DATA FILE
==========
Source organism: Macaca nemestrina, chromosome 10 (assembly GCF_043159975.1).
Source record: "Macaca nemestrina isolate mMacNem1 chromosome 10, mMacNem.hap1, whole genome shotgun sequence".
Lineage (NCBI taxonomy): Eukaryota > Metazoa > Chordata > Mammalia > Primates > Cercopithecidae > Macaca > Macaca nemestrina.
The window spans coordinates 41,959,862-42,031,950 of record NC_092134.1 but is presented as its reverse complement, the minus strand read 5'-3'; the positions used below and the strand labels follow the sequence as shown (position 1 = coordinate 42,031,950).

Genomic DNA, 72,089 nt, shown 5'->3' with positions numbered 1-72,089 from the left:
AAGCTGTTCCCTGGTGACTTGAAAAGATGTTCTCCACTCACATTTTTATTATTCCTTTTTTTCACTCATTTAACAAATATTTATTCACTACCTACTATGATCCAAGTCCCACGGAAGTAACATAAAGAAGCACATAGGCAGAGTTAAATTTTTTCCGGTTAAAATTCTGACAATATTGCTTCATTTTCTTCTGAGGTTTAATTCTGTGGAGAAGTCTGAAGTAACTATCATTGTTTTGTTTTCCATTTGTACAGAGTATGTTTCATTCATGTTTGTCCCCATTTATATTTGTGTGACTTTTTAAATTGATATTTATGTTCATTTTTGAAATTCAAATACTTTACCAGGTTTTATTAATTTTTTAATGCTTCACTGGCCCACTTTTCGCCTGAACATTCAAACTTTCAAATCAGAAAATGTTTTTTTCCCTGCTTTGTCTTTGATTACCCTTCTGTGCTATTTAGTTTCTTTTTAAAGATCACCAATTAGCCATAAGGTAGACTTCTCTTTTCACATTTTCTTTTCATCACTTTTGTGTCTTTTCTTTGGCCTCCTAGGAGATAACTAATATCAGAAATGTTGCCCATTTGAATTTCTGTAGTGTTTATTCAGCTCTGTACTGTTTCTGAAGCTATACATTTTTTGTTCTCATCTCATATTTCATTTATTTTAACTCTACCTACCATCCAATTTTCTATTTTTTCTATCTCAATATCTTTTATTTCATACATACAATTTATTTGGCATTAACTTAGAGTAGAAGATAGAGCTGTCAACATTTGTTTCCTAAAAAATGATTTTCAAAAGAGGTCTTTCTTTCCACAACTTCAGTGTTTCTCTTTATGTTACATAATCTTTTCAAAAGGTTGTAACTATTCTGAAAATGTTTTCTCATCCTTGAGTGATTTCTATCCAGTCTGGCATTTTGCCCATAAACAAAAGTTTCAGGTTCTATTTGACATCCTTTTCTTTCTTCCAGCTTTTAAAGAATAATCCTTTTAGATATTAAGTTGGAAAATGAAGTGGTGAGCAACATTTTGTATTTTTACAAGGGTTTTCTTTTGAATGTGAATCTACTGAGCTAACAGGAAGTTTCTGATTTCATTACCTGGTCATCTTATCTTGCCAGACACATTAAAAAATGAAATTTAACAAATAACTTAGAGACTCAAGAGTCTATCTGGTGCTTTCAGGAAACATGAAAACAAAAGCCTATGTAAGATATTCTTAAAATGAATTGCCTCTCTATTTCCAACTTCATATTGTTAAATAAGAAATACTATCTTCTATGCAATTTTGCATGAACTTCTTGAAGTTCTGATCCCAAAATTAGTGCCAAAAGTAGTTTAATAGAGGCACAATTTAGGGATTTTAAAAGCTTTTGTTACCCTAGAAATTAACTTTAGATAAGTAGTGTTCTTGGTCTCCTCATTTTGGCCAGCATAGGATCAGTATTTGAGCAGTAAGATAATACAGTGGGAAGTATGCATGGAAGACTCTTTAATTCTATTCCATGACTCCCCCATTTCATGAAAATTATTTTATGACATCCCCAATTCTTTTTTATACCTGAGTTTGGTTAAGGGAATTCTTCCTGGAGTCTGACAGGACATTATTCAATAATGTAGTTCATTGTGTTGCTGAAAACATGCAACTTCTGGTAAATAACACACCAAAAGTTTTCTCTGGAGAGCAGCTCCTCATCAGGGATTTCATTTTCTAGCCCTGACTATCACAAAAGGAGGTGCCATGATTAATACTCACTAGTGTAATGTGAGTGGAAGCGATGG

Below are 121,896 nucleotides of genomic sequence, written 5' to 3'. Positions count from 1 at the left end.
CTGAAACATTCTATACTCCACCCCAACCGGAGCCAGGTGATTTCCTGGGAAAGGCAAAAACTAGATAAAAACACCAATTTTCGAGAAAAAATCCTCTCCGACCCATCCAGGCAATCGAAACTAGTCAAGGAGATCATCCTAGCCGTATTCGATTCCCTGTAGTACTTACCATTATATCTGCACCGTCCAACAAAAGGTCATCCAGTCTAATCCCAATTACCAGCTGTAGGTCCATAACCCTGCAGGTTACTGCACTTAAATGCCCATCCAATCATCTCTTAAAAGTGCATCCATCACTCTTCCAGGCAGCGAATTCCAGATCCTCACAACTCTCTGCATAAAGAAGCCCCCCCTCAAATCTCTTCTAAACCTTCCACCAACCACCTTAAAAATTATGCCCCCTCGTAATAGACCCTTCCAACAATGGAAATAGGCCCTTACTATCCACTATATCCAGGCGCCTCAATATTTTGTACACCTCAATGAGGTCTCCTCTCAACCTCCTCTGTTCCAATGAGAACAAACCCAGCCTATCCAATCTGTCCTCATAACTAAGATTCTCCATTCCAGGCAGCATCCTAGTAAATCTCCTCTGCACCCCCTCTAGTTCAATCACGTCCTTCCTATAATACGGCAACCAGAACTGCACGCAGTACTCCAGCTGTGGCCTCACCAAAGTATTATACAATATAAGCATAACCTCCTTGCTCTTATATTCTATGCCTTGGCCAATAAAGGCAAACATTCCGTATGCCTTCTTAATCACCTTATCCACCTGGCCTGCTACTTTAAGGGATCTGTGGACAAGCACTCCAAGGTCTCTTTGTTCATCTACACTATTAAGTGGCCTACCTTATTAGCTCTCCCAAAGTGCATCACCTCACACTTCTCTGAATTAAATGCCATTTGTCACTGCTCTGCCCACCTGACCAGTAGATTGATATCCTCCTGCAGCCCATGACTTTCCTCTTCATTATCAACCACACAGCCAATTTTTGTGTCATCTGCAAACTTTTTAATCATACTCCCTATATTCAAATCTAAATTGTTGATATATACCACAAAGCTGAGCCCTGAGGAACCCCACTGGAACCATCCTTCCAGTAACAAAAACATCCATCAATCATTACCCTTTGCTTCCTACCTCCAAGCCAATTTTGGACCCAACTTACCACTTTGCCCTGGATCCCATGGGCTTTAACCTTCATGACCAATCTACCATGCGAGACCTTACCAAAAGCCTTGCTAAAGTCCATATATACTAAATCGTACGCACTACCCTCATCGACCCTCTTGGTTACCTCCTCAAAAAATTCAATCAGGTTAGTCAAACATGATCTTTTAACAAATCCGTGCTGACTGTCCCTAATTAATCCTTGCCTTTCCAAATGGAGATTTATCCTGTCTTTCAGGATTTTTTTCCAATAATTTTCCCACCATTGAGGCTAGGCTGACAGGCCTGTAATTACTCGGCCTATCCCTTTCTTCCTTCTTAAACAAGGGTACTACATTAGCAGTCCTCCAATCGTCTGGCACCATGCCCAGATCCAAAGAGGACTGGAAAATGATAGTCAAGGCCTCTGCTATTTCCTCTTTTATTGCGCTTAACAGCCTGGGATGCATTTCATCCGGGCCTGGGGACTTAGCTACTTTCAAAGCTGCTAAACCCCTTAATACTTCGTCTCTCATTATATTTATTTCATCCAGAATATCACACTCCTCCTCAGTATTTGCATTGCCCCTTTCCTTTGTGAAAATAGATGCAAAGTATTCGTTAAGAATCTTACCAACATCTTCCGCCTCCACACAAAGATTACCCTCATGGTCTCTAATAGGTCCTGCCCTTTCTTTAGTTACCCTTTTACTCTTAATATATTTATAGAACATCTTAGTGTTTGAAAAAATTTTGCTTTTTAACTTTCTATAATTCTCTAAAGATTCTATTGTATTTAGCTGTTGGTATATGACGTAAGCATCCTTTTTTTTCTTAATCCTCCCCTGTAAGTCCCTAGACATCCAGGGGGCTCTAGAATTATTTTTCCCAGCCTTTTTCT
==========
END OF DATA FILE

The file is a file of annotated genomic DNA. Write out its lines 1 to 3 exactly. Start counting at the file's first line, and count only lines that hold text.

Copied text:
Source organism: Macaca nemestrina, chromosome 10 (assembly GCF_043159975.1).
Source record: "Macaca nemestrina isolate mMacNem1 chromosome 10, mMacNem.hap1, whole genome shotgun sequence".
Lineage (NCBI taxonomy): Eukaryota > Metazoa > Chordata > Mammalia > Primates > Cercopithecidae > Macaca > Macaca nemestrina.